Restraint Trumps Protest in Episcopal Church
By the Rev. Anne Howard, executive director of The Beatitudes Society.
My church is in the headlines again today. The headline is not “Episcopal Church Opposes Warâ€ or “Episcopal Church Supports SCHIPâ€ or “Episcopal Church Works to Fight Povertyâ€ or “Episcopal Church Lobbies for Katrina Aid.â€ No, my church doesn’t have time for such pressing social justice issues.
Today’s headline is “Episcopal Bishops Promise Restraintâ€, or in a slightly more active choice of verbs: “Episcopal Leaders Act to Avert a Schismâ€ or even more active yet “Episcopal Bishops Reject Anglican Church’s Orderâ€.
Forgive me, but I’m just so tired of it all. Don’t get me wrong, the issue is critical: the full inclusion of gays and lesbians in the church is indeed a social justice issue. But I’m not sure that’s the issue at hand. I’m afraid the competing issue is something called “unityâ€.
Our bishops are big on unity. We have been schism-shy since Henry VIII dumped the Pope for Anne Boleyn. We Episcopalians didn’t split over slavery, as many of our mainline colleagues did. (No doubt a few Episcopalians experienced “unityâ€ and even communion through the cotton of their southern plantations and northern mills).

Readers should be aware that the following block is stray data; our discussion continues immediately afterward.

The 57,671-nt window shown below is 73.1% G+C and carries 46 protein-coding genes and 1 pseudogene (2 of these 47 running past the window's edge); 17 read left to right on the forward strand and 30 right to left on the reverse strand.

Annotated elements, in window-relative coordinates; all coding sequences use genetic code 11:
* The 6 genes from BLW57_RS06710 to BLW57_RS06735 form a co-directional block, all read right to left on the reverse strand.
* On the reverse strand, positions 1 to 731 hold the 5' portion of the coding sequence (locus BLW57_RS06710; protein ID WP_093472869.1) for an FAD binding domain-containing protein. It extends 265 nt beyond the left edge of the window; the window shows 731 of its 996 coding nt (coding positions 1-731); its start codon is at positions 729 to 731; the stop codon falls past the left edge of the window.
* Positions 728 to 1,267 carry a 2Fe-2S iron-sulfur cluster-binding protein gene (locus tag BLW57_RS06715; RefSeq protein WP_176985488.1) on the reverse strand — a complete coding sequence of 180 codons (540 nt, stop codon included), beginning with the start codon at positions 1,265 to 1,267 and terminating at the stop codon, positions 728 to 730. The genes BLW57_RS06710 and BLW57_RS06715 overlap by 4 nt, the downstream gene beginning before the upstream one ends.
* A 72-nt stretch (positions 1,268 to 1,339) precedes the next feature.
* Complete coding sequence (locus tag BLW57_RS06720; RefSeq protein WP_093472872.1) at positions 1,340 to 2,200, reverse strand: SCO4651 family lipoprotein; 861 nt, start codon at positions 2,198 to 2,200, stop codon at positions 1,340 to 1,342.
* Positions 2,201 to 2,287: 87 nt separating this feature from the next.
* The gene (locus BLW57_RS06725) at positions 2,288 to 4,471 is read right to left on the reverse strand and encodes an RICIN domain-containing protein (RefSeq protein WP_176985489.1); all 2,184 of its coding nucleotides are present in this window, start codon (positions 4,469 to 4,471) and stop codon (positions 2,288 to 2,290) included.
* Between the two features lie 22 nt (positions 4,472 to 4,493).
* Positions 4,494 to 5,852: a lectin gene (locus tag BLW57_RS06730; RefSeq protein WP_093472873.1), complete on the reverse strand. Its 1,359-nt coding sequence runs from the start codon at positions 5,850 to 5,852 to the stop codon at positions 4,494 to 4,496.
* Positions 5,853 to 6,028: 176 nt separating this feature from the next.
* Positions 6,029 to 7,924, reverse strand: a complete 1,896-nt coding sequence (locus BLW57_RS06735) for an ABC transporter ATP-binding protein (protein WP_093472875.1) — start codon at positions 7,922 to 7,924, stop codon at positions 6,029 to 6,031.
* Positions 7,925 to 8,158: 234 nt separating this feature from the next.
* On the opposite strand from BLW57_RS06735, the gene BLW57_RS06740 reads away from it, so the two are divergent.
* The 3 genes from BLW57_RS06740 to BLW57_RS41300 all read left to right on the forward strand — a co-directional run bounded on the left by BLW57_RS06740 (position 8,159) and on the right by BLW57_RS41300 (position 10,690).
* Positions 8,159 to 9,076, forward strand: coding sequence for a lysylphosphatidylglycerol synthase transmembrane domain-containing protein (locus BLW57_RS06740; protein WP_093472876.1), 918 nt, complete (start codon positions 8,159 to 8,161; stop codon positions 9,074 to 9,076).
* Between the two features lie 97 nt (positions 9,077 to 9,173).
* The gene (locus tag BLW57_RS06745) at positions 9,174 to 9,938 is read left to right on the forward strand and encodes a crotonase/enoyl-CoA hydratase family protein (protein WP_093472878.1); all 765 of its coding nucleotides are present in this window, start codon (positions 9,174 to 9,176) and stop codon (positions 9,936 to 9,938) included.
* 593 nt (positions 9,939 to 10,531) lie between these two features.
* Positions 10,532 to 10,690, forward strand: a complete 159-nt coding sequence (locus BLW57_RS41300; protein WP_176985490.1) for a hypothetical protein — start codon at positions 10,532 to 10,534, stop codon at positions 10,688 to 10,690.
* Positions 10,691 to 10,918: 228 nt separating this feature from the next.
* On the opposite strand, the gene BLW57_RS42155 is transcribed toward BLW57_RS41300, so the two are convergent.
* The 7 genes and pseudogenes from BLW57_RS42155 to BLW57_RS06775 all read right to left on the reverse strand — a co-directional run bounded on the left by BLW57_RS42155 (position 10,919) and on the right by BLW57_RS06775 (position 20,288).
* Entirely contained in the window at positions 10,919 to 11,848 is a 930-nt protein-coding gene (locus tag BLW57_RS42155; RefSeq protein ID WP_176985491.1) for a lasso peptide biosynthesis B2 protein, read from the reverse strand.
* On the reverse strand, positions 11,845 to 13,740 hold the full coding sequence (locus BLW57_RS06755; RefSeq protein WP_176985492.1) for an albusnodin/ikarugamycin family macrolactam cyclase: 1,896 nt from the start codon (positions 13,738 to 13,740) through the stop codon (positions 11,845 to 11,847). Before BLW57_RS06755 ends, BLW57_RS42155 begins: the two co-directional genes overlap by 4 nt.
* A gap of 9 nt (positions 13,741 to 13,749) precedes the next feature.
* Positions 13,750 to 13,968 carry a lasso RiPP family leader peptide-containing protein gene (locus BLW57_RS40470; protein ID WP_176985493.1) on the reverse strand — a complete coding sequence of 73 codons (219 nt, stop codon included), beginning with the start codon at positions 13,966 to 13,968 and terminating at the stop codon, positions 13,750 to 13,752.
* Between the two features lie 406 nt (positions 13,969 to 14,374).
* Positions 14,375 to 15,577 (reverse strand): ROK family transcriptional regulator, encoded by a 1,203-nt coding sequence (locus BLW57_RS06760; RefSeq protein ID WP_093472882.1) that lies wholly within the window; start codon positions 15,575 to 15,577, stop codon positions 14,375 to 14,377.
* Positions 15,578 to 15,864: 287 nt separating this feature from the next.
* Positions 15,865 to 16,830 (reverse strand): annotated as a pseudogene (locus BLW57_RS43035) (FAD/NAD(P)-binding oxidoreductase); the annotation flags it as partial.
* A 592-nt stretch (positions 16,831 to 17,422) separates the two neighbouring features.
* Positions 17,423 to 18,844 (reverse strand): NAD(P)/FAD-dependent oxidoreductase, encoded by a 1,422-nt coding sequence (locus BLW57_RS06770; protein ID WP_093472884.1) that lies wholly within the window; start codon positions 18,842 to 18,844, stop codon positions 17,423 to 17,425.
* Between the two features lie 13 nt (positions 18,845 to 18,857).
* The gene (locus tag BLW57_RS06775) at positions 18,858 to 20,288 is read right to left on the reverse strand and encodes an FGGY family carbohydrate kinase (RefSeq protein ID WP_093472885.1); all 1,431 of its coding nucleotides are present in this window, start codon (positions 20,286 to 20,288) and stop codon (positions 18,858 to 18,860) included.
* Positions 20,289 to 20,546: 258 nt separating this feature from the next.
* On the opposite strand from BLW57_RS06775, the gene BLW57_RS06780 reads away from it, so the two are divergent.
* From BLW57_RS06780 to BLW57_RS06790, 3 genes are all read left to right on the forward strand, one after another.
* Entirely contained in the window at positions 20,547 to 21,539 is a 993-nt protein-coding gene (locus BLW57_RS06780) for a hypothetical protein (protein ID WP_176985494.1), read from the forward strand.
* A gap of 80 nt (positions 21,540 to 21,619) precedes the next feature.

I’m thinking that unity has become an idol. Our bishops have pledged to “exercise restraintâ€ in ordaining another gay bishop, and they are not authorizing rites for same-sex marriages. While the American bishops rightly did not cave in to pressure from the conservative bishops of the worldwide Anglican communion to stop ordaining gay bishops and reject same-sex marriage, they did assert their over-arching desire to remain part of the international body. Unity trumps integrity?
I hope not. I do love my church. I became an Episcopalian because I saw the Episcopal Church (in the local iteration of All Saints Pasadena) as the church that opposed the war in Vietnam, worked for Civil Rights, championed the ordination of women, fought the Reagan nuclear arms buildup, forged ahead with gay marriage and supported openly gay priests and bishops. And I have been proud to be part of a local church (Trinity in Santa Barbara) and a diocese (Los Angeles) that has been at the forefront of the struggle for our church to become open and welcoming to all.
I love my church, and so I want us to just get on with it. I want us to look like the church of Jesus, where all manner and condition of folks gather for the feast: everybody’s welcome at the banquet table. I want us to stand up for inclusion, and that might mean that unity takes a back seat.
It’s time for the Protestant Principle. Time to exercise not restraint, but protest.
Because, as Gene Robinson, our gay bishop from New Hampshire said about the New Orleans summit, “No one’s vision won.â€
And the people need a vision.